“But he was deeply concerned about the public image of the legal profession and his skills as a communicator helped him to lead the profession to make a better job of promoting itself and responding to public queries and criticism.”
Judicial Conduct Commissioner and former Law Society Executive Director Alan Ritchie says the successors to Sir Bruce as Law Society President all bear sure testimony to the magnitude of the Slade contribution to the regulated legal profession.
“Not one of them will have taken the reins without being steeped in the Slane legacy which is, in the plainest terms, that had he not had the insight, wit and skill to build on the platform established by his work with his immediate predecessor as President, Sir Thomas Eichelbaum, the profession’s vital role in its own regulation and destiny would have been deeply imperilled.”
The Privacy Act 1993 came into force on 1 July 1993, marking an important step forward in personal rights. The role of Privacy Commissioner was a pivotal one in implementing the Act and Sir Bruce was appointed New Zealand’s first Privacy Commissioner in 1992. He had been closely involved with development of the new laws, as a special adviser to the select committee which considered the legislation. He retired from the role in 2003, having overseen the implementation of a whole new direction in individual rights.
“Bruce set the pathway, as well as providing many direction signs along the way which have greatly helped his successors and privacy practitioners,” his successor as Privacy Commissioner, Marie Shroff said.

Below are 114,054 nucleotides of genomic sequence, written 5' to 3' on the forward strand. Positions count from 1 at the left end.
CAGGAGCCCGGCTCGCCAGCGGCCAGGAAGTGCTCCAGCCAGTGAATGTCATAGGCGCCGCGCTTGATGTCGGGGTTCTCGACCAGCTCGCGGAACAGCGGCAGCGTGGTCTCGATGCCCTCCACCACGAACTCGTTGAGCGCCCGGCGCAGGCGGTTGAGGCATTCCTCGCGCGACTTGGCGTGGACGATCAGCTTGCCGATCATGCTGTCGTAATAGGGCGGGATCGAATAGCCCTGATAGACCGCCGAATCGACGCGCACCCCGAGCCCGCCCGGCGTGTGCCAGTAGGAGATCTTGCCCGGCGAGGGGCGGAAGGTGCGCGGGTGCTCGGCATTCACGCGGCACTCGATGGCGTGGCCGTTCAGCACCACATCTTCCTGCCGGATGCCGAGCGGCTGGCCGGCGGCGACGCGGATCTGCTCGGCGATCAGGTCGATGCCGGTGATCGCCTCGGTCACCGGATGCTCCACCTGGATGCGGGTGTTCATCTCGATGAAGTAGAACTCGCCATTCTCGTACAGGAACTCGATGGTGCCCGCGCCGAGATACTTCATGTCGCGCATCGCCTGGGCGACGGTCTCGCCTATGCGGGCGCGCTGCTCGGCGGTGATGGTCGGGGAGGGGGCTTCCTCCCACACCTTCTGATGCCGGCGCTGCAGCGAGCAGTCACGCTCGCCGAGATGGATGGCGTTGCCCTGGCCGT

The General Manager of the Office of the Privacy Commissioner, Gary Bulog, began working with Sir Bruce in 1996. Sir Bruce thrived in the independent environment of the Office, he says.
“He could deliver on the priorities he thought important to New Zealanders in the protection of their personal privacy. He knew he had a task ahead of him in educating people on their important rights. His Office was one of the first government agencies to have a website. He also knew that, for most of us, privacy was not all that interesting. Along came the use of cartoons. He said to me that a cartoon could reach so many more people than any pamphlet, and would present very strong messages in one place. Fortunately he had an excellent cartoonist in the family who could be co-opted at a moment’s notice.”